17 December 2021

Two big jobs done at our place this week, so we can hang up our boots for a couple of days around Christmas. The first has been harvesting the onions.

There were some little ones there still, but also some big thumpers and a couple had flower heads forming, so I reckoned it was time to harvest. 

I used a fork to loosen the soil around them before pulling them out so as to keep their roots intact.  What a great sight!

Last year I left them to dry under an eave of our house, but I’m pretty sure they did get the odd bit of rain on them, as the outsides started to go soft, I guess on the way to rotting.  We used them up, but I do want to store them for the long haul this year.  So I’ve hung them up in our garage.  Rob said the smell would be intense in the beginning, but it hasn’t been too bad.  Rob suggests keeping them like for at least 6 weeks.  They may simply stay there as I use them, or I could cut the tops off and store them in breathable bags after that.

I had heaps of lettuce seedlings ready to be planted, so I quickly plumped up the old onion bed with worm castings from our Hungry Bin, compost, chicken manure and rock dust (Natures Organic Fertiliser) and mixed it all together using a fork.  Then in went the lettuces in their paper pots.  The best thing about them is that the roots aren’t disturbed when they’re planted out.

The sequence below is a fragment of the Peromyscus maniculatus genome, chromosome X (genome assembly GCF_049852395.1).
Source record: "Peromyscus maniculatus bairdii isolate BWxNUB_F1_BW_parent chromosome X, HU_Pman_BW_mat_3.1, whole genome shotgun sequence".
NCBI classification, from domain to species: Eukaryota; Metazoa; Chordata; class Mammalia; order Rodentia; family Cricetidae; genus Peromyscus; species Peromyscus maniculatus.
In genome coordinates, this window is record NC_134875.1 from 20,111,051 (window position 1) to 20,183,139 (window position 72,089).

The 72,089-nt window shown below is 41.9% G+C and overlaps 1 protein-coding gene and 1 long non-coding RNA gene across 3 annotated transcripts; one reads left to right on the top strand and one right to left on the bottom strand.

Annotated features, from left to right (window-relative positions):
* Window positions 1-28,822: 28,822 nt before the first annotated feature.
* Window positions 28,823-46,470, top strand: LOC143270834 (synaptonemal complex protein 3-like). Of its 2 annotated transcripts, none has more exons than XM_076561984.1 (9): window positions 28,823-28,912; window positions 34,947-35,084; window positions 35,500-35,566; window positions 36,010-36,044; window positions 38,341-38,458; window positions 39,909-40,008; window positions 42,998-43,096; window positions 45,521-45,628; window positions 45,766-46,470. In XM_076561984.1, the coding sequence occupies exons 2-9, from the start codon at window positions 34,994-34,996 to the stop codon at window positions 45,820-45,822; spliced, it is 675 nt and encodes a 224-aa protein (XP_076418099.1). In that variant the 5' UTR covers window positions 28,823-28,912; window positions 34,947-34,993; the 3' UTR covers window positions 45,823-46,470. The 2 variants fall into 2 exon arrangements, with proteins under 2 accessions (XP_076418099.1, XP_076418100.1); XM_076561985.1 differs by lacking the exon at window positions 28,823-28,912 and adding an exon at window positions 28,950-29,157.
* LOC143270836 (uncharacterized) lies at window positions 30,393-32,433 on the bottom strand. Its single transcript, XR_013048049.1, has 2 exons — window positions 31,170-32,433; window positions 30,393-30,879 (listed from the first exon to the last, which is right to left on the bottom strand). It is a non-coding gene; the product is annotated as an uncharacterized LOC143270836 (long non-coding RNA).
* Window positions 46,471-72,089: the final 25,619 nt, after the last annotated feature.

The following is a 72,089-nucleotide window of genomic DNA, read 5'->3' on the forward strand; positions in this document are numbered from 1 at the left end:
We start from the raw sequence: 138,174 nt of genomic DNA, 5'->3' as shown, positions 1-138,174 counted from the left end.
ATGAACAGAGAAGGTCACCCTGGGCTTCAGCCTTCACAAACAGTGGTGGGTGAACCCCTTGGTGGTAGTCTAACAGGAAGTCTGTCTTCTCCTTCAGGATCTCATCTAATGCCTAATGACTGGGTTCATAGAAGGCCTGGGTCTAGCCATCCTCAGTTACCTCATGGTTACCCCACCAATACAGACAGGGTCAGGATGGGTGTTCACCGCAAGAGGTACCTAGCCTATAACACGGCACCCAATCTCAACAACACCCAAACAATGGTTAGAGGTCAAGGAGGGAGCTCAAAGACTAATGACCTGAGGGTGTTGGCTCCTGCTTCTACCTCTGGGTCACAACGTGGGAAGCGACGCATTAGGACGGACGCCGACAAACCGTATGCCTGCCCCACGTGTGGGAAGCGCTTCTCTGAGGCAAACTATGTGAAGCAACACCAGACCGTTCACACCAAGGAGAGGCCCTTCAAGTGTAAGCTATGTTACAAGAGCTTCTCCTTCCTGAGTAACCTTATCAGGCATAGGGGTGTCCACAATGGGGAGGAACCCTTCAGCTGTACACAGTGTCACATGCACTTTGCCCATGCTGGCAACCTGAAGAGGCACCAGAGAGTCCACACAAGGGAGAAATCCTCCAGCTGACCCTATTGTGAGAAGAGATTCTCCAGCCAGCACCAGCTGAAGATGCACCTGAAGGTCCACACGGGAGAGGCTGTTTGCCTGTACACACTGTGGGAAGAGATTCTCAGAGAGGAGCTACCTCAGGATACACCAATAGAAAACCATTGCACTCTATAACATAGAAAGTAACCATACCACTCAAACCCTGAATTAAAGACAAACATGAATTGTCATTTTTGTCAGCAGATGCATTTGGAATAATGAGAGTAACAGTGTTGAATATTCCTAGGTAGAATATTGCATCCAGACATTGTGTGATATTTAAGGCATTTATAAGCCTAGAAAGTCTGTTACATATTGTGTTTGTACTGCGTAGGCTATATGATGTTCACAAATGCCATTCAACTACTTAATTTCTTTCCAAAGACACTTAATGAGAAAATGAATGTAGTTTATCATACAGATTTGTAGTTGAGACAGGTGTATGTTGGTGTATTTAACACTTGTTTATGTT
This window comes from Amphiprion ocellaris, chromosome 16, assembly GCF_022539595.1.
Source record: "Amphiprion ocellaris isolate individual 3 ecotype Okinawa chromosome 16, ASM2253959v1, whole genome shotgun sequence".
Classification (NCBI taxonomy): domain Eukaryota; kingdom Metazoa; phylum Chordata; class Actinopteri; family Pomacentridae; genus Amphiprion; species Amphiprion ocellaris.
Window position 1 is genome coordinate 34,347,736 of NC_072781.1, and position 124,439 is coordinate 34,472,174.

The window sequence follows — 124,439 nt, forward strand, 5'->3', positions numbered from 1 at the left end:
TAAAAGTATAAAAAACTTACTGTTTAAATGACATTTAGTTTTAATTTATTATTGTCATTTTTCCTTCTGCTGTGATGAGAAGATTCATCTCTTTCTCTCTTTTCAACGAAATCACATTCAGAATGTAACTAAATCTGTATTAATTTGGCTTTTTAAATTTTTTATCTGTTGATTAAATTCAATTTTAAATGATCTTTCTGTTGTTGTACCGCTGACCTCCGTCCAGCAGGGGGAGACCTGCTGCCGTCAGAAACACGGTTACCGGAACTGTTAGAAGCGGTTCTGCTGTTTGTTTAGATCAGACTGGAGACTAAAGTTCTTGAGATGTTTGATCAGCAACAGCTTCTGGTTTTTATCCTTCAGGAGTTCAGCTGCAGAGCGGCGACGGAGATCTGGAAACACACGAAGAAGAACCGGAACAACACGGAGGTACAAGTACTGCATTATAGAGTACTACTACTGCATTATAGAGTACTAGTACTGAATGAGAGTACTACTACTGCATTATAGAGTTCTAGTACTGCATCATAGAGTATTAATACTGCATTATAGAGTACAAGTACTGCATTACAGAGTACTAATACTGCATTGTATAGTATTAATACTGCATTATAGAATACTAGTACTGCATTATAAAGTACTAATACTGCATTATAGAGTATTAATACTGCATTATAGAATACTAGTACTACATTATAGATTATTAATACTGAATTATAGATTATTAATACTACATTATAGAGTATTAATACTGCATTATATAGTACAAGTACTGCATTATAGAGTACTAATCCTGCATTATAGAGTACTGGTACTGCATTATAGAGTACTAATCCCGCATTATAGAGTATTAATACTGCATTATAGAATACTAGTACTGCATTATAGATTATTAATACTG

The previous lettuces are ready for eating now.

And I’ve sown another batch to keep the supply up.  These ones are the looseleaf varieties which can handle the hotter weather.

My next job waiting to be done was completing our tomato beds.  With the gorgeous rain we’ve had lately they’ve grown heaps again.  So the first job was tying them up.  I was tempted to do more delateralling but the day was humid, and we’ve managed to keep blight-free so far, so I restrained myself. 

Next was applying our deluxe mulch – lucerne chaff.

Then I planted the baby basil and some more marigolds.  Without nets on the tomatoes the birds have been working away under the tomato plants and pecked out most of the original marigold plants I had in.

And finally the web of netting. 

There are lots of lovely tomatoes forming (these are Watermouth) and I can’t wait for them to ripen. Then it really feels like summer.

We wish you a safe and happy Christmas!  Enjoy your friends and family and the fabulous food you’ve produced this year and we’ll see you in 2022!   

From Jan and Rob ❤️

9 Responses

  1. I love the way your garden is growing and following your blog. Where do you buy your lucent chaff from? It looks amazing.

    1. Hi Chris Yes, the garden is great fun! I buy lucerne chaff from Falloons Stockfoods in Dairy Flat. More pricey than barley straw, but I love it on the tomato bed 🙂

  2. Hi Jan and Rob
    A big thanks for all the useful info over the year, I love your blogs. May you and your whanau enjoy a great festive and holiday season (hope it’s more than 2 days!), wishing you the very best, Cheers, Kate.

  3. Thanks so much for keeping us on track this year it helps us realise we are blessed to stay healthy because of healthy food and healthy soil

  4. I went yesterday to Falloon’s and pick up my Chaff for my Garden so thanks again.

    This morning I’ve just checked my Moth Traps and they where full of dead moth and things from my Feijoa trees.
    so I’m delighted as we may get some beautiful fruits this season.

    Thanks so much for your help thru the year. I do hope you have a wonderful Xmas and New Year.

    Warm Regards

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